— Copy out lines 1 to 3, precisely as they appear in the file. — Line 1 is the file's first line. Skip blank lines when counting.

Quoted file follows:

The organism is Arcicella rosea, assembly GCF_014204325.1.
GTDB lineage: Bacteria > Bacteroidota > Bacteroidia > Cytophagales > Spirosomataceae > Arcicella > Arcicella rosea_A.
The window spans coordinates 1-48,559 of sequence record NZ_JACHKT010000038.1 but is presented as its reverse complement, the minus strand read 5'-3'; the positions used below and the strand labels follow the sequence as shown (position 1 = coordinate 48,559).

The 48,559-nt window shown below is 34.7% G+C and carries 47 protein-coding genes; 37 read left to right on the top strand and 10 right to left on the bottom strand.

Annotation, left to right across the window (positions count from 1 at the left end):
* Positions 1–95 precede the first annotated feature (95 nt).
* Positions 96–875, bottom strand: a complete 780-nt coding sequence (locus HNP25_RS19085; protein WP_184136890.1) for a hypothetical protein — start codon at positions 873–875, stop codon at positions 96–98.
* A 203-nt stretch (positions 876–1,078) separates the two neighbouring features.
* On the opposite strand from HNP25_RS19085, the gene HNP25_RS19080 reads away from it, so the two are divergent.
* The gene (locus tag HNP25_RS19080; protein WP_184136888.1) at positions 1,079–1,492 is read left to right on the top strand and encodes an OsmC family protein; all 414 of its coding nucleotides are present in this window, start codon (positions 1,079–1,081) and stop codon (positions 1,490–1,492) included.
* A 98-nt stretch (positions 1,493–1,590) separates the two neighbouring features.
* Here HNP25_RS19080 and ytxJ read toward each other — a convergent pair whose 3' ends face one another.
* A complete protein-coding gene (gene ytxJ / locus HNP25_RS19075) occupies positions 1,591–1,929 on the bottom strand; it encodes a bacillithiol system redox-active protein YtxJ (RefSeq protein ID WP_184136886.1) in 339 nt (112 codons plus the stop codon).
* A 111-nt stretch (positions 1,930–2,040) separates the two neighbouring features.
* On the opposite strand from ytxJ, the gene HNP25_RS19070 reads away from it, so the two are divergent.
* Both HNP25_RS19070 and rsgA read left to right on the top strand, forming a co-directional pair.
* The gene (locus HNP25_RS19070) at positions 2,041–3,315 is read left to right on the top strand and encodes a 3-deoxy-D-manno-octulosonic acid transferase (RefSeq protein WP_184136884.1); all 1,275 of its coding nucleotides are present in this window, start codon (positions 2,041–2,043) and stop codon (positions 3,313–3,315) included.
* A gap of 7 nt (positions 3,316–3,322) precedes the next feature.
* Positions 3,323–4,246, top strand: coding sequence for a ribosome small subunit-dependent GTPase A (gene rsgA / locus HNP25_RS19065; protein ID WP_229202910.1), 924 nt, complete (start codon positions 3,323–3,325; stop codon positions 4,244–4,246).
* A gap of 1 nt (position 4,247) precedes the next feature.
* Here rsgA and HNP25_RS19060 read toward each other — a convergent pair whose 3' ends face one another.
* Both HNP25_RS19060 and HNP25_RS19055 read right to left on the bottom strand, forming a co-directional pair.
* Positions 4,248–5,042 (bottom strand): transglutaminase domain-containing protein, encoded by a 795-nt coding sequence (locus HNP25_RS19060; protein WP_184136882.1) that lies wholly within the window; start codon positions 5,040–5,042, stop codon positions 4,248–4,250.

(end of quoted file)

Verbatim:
The organism is Arcicella rosea, assembly GCF_014204325.1.
GTDB lineage: Bacteria > Bacteroidota > Bacteroidia > Cytophagales > Spirosomataceae > Arcicella > Arcicella rosea_A.
The window spans coordinates 1-48,559 of sequence record NZ_JACHKT010000038.1 but is presented as its reverse complement, the minus strand read 5'-3'; the positions used below and the strand labels follow the sequence as shown (position 1 = coordinate 48,559).